Tag Archives: new experiences

My Favourite Things to do in Niagara

I’ve spent a fair amount of time in the Niagara region over the last few years and after a recent comment on my blog I realised many visitors don’t know how much there is to do in this little corner of Ontario. Here are some of the things my family and I have thoroughly enjoyed doing.

Niagara Falls

The waterfalls themselves are spectacular.  One fifth of the world’s supply of fresh water comes over Niagara Falls, how mind blowing is that statistic?  Stand by it for a few minutes and you understand it completely as over 2 million litres per second charges passed you.  To view the falls themselves is free of charge and it’s amazing to see in almost any weather, clear blue days often give brilliant rainbows in the spray and during the winter the river and area around the falls freezes, giving a breath-taking wintery scene.

Jet Boat

Strictly a fair weather activity the Whirlpool Jet Boat tour leaves from Niagara-On-The-Lake and travels up the Niagara River to the point where the river makes a 90 degree turn resulting in the whirlpools.  It is a truly thrilling ride.  You will get wet and most likely you will scream! I know I did! 😀

The Jet boat on a gentle ride up the river

The Jet boat in the rapids, Me, hubbie and sons getting soaked on the back row

 

 

 

 

 

 

 

 

Helicopter

Unrivaled views of the area are gained by a Helicopter tour over the falls.  This is quite an expensive attraction but the experience is truly memorable.

Taking Off!

The Horseshoe Falls from above

 

 

 

 

 

 

 

 

Vineyard Tour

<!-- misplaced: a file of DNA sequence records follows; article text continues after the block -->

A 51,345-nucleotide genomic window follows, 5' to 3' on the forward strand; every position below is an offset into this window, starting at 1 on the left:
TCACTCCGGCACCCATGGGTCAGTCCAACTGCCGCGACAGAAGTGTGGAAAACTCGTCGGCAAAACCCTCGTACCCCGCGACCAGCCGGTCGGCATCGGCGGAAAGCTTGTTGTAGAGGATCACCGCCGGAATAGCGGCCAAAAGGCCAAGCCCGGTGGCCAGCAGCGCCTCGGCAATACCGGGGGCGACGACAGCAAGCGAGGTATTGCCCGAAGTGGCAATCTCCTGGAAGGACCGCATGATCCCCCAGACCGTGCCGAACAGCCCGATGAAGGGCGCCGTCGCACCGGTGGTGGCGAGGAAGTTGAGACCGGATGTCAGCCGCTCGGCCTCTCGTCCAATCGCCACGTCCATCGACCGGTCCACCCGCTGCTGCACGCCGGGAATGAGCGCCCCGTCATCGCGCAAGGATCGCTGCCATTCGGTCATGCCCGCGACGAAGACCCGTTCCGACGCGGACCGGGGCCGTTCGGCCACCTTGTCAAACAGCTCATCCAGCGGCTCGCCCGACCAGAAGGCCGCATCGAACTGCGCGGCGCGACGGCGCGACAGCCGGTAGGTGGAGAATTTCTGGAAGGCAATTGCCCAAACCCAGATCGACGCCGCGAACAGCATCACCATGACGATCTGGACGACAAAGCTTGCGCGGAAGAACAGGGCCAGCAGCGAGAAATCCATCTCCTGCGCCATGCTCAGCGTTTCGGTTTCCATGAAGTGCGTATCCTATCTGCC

There are approximately 180 vineyards in and around the Niagara Region, many of them make award winning wines.  Chateaux des Charmes was my favourite and probably because it is a family run business like my business was.  Situated in a beautiful part of the Niagara peninsula they produce on average 900,000 bottles of delicious wine per year.  Their tours take visitors through the vineyards all the way to the bottling room with a few tastings afterwards.  Inexpensive and includes a money off coupon to spend in the store.

   

 

 

 

 

 

 

Fort George

A destination for the history buff where you can learn all about he 1812 war, the involvement of the British, Americans and Canadians and it’s effects on the Canada we know and love today.  An interesting, educational and inexpensive attraction

Musket Demonstration

British Canon pointing at the Americans

 

 

 

 

 

 

 

 

The Town of Niagara On the Lake

Originally burnt down at the end of the 1812 war and rebuilt in the regency style Niagara-On-The Lake is one of the few old towns in Canada.  Formerly the Nations Capital, the town it is now one of the main tourist attractions of the country. Free of charge.

 

 

 

 

 

 

 

Maid of the Mist

North America’s oldest tourist attraction first opened in 1846, The Maid of the Mist takes its passengers right into the basin of the Horseshoe Falls as thousands of litres of water drop from over 50 metres above you.  A mid price attraction but worth the cost, bare in mind you will need the ponchos they provide because you will get wet.  The Maid of the Mist runs in the summer months when the river is free of ice.

 

 

 

 

 

 

 

Whirlpool Aero Car

Originally opened in 1916 the whirlpool aero car travels across the Niagara Gorge and back.  It gives an aerial view of the whirlpools that you experience in the Jet Boat Tour. Inexpensive but only lasts about 20 minutes.

Niagara Parkway

The Niagara Parkway is a pretty drive along the Niagara River, I like to take it from the Falls to Niagara-On-The-Lake.  It follows the course of the river and passes the Whirlpool Rapids and the Brock Monument (another must see for history buffs). Free of charge.